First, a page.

Keeping a food journal can help you take your results to the stratosphere. And the key to an effective food journal is to create one that works for you, and this post is going to show you how.
Before I get into the details of why, let me share the result of an interesting study with you:
A study on over 1,600 dieters that was published in the American Journal of Preventive Medicine found that those who kept a food diary for six days in the week lost twice as much weight as those who did it for only one day a week ~ via WebMD
Now let’s dive into how keeping a food journal can potentially help you lose twice as much weight as you are losing now.
Let’s start with why it’s an awesome idea to keep a food journal
It helps you understand your current habits
You can’t change what you don’t know and keeping a food journal can give you the hard data you need to understand the eating habits that are holding you back. Think of it as your habit identification ninja.
It also helps you understand the behaviors that drive your habits
Habits only become habits after you have done them a good number of times.
You only do things that make you feel good and keeping your food journal can help you understand how eating a certain foods or eating at certain times makes you feel good so that you can find an alternative feel-good method if you choose.
- If you find that you eat a chocolate bar at 3:00 pm everyday (habit), you might also find that this happens after you’ve spent hours grinding away at your work without a break
- The behavior is really a need to take a break from your work. And once you understand this as the reason behind the 3:00 pm chocolate habit, you can decide to find other ways to get that break that doesn’t involve chocolate
Later in this post, you will learn how to design your food journal to identify these types of behaviors.
Finally it can help guide the changes you make and help you see your progress
Your food journal can help you identify the easiest changes to make. I always start with these types of changes when I work with clients one-on-one because they’re confidence builders that gear you up to tackle the harder stuff.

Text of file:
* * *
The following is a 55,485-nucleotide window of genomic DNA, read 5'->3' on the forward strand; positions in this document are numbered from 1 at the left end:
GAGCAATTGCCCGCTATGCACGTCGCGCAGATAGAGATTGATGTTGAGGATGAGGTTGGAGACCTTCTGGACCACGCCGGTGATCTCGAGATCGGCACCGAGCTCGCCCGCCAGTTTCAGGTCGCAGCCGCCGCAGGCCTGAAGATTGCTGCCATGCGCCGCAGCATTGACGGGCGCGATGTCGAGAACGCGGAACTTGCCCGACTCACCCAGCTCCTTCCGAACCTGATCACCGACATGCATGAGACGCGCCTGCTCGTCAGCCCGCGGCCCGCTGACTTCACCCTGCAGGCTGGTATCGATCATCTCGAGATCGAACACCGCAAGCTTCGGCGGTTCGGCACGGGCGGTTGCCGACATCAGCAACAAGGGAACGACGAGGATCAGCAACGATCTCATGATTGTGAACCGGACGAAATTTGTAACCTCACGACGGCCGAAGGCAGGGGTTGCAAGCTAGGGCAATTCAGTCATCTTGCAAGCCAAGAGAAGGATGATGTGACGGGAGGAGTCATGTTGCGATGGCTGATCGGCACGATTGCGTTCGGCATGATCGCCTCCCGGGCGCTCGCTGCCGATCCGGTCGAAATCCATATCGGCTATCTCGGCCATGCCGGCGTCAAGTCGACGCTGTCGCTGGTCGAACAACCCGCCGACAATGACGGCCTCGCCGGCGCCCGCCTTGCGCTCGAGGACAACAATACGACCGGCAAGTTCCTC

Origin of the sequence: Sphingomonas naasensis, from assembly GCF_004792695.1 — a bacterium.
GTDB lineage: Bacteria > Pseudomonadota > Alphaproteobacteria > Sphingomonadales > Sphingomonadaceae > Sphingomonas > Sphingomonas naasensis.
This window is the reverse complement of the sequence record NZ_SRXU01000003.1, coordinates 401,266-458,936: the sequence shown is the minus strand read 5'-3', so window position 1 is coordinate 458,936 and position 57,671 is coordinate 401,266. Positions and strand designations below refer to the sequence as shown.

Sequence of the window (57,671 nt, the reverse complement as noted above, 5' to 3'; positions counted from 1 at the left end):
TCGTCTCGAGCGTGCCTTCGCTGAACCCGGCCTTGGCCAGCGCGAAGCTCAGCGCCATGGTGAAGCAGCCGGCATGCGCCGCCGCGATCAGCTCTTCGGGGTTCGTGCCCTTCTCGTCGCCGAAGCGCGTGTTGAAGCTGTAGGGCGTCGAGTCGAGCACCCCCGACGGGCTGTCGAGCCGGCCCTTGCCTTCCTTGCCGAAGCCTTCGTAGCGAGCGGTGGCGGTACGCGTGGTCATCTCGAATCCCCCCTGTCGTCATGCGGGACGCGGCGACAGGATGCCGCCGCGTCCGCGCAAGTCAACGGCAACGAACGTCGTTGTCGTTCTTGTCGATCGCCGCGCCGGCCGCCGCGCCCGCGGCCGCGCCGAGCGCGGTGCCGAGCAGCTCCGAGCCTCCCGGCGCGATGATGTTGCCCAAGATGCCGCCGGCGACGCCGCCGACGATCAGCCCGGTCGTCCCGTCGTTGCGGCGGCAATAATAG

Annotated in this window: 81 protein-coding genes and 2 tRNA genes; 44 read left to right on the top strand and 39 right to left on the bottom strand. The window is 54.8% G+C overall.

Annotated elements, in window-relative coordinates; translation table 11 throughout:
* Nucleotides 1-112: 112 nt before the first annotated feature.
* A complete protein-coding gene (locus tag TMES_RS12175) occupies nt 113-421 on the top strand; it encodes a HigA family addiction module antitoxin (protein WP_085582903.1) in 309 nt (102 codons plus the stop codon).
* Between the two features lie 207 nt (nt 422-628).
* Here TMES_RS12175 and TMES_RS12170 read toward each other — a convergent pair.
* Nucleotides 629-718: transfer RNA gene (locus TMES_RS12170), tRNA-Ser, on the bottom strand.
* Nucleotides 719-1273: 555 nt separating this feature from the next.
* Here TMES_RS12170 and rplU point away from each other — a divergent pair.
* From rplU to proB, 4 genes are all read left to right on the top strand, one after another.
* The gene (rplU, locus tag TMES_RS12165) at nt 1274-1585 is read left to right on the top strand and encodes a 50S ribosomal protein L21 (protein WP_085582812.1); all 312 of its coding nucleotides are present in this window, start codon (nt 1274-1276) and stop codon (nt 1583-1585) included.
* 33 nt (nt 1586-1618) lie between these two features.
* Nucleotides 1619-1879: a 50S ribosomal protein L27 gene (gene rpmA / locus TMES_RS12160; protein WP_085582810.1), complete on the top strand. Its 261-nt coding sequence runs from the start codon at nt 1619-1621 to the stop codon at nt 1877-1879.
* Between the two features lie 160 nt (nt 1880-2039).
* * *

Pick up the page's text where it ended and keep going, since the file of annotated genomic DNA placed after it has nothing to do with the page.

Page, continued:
Having the data from the food journal will also help you see the progress you have made as you change.
What you need to know to make a food journal work for you
Remember that it’s purpose is not to judge
Your food journal’s only purpose is to gather data on how you eat. It’s not there to judge you or say you had a “good diet day” or a “bad diet day.” It’s just there to tell you exactly what you ate so that you can use that data to create the change you want to see in how your body looks and feels.
We all struggle with it. I honestly have the hardest time writing down when I eat a slice of cheesecake after having four slices of pizza, but not writing that data doesn’t help. I have remind myself that it’s not there to judge me, but to help make it easier for me to eat healthier.
Remember that it’s there as a data holder and remember that you’ll turn the data it contains into information to help you eat healthier and feel better in your body. So write down the food you eat everyday regardless of if you eat too much food, too little food, too much sugar, or too few vegetables.
You can make it whatever you want
What you choose for a food journal is totally up to you. It is your journal and it is your process, so it’s a great idea to choose what works for you.
For example, I started out using a notebook, but I never went back to look through it. And since that defeated the purpose, I decided to try spreadsheets. That got boring after eight days max. Then I realized, “EJ, you are a visual person. Why not use a visual tool.”
I eventually settled on using the same tool I use to manage my business tasks and my one-on-one client’s lifestyle. It’s called dapulse, and you can read more about how I use it here.
Here’s the data to collect in your food journal
Below are some of the data you can collect and the behavior that it helps you hack.
Data: What you ate
Behavior: The types of food you choose most of the time
This is a description of what you eat. Since it’s your journal, focus on being specific enough for you to know what you are talking about when you come back to review.
You might find that you choose certain types of food over others. For example, you might like rice a lot, and you never eat potatoes. Or you tend to go for stir fries over soups.